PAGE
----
Thinking with Whimsical Maps

Thinking with Whimsical Maps

Diagrams For the past year I’ve been working on a complicated Javascript project that includes, among other things, an “agent simulation engine” that allows students to program an “agent template” where they could:

  • name a property to store a value
  • read and write the named property
  • conditionally execute code based on the value of a property
  • generate any number of “agent instances” from the template and run the simulation

This did not seem difficult at first, as we already had a simulation engine that was already built around these principles. I then ran right into the main problem: while we could easily write this kind of code ourselves in Javascript, the implicit requirement was that students could define the first three operations IN ANY ORDER within the context of our simulation engine. That meant I needed to write some kind of scripting language or sequencing method on top of it because the students don’t have access to Javascript, and we can’t generate compiled Javascript code from source in the browser due to hard security constraints.

There are a lot of things happening in this simulation engine already, and I was having trouble “reasoning” about the system. Not only did I have to think of sequencing the simulation engine, but I also had to sequence the student script engine on top of this sequence. I was getting lost in the wheels within wheels within wheels. So I made a bunch of maps to get the systems out of my head and onto paper so I could reason by mentally visiting the system from different points of view. I used the web-based app Whimsical because it’s awesomely well-designed and lets me get really fussy about lining things up.

Thinking in Whimsical

Thinking-through the problem was very hard for me, and originally I berated myself for being so slow on the uptake. However, the act of making diagrams helped clarify my thinking, and once I had it all in a visual form I could start to see what I was missing and where I was going in circles. Whimsical’s interface is streamlined enough to let me THINK, GRAPH, and REFACTOR as fast as I could. I can’t think of another tool that works as well while making diagrams that look pretty good. Let’s have a look at them!

SYSTEM PHASES

This is a diagram of the high-level “phases of operation” of the running application. This was just me dumping some kind of structure so I could just see something to visually “run” the app.

System Phases


SYSTEM FLOWCHART

These are the main “workflows”, which also helped me “visually run” the app and imagine what is going on.

System Flowchart


SYSTEM TYPES

The object hierarchy was also really unclear in my head, because there was just too many things to remember. Making this diagram helped me see everything I had available, and also helped me name things consistently.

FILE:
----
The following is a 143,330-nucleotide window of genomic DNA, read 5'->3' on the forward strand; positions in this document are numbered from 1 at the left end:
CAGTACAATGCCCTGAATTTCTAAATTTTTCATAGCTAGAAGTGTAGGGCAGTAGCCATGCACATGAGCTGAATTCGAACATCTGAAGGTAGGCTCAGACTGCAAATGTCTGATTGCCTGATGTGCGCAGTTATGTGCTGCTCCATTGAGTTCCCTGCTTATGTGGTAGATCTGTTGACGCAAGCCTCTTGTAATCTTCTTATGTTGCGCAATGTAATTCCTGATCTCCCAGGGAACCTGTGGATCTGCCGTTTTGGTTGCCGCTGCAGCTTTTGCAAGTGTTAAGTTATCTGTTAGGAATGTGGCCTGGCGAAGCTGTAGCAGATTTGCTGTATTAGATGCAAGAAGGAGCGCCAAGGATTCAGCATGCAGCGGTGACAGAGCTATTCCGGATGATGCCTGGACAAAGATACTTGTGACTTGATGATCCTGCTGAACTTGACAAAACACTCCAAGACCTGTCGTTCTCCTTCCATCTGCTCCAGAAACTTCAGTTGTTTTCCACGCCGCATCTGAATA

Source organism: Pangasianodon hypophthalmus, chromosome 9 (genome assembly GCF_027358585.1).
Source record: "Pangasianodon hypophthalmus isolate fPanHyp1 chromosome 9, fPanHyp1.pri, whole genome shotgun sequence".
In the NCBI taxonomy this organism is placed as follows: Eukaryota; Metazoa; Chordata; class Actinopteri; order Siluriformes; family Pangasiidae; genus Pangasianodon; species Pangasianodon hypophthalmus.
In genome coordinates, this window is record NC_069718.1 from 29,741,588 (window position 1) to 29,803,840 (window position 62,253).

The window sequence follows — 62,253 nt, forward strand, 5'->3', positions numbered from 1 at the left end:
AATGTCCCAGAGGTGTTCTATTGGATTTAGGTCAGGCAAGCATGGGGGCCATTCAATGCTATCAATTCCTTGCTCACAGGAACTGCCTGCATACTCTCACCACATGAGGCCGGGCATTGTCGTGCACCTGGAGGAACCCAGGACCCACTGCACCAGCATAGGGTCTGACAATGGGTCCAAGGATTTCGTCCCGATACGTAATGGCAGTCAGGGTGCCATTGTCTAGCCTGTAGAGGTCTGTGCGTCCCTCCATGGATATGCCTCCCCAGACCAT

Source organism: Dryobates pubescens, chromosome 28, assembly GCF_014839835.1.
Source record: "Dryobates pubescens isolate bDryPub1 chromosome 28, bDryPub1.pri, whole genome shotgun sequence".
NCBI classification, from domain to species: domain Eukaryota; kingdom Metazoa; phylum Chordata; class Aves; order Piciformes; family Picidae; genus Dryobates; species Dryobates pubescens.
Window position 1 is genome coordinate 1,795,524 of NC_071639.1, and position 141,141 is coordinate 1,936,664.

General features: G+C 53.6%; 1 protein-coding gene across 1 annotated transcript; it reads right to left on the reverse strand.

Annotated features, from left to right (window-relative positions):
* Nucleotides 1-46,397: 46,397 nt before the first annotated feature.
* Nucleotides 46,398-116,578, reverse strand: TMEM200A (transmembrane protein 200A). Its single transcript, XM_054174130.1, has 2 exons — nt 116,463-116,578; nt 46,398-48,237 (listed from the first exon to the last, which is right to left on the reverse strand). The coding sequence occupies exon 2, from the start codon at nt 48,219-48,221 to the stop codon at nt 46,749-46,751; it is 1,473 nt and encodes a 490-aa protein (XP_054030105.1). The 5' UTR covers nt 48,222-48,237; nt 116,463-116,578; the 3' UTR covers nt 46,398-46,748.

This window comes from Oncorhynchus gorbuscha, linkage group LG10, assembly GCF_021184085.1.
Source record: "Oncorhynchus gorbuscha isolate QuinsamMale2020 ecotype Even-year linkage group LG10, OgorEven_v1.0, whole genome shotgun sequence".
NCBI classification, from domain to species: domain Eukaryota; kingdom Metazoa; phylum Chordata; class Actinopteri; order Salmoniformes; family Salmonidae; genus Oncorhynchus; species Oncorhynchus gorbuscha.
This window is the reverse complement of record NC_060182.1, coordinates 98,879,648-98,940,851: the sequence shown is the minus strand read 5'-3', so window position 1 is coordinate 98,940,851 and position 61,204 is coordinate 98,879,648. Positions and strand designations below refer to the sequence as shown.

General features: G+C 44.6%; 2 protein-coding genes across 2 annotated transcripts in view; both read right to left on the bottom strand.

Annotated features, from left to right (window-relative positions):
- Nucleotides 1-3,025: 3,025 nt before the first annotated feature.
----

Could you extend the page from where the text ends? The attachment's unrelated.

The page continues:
System Types


SYSTEM MODULES

This diagram started out as a map of the source code directory structure, but it also became a guide to help see the types of source files. I wanted to make sure that related files were close together in the directory structure, and that the object hierarchy itself could be INFERRED from the directory structure. In other words, the directory structure should tell you how the system is functionally organized using consistent language.

System Modules


DATA ARCHITECTURE

Once I got the scripting engine working (I ended up implementing a stack machine, but not a parser) I needed to see how this app communicated with all the other systems.

Data Architecture

Evaluation

I tried to not fritter away too much time on the documentation without shortchanging my thinking process. That said, this still took 15+ hours to do over a couple of weeks as I refactored and renamed existing code to fit the module diagram, then added the script engine elements using the other diagrams as a guide. This is a project that needs to move fast so we can test ideas sooner than later, and it was difficult to force myself to diagram because it was already taking WAAAAY longer than I wanted. On the other hand, things work now BECAUSE of these diagrams, and the overall design

I have mixed feelings about making these diagrams because they remind me how bad my memory is, which makes me feel like a poor programmer. This is a constant frustration, not being able to hold enough detail in my head so I can write clean code quickly. On the other hand, taking the time to create clarity is a necessary part of my general working process. In terms of the programming work, it feels like a side diversion because the medium is different (graphic design) and it does not directly contribute to the bottom line (working code in front of kids).

If there are any freelance Javascript programmers out there who find this kind of stuff interesting, we are looking for people to help us with our projects :-) Thanks for checking out the diagrams!

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A message from Dave:

I believe we all benefit when we respectfully share our perspectives on common experiences. My house rules are "please be respectful of divergent views" and "enjoy the flow of ideas!"

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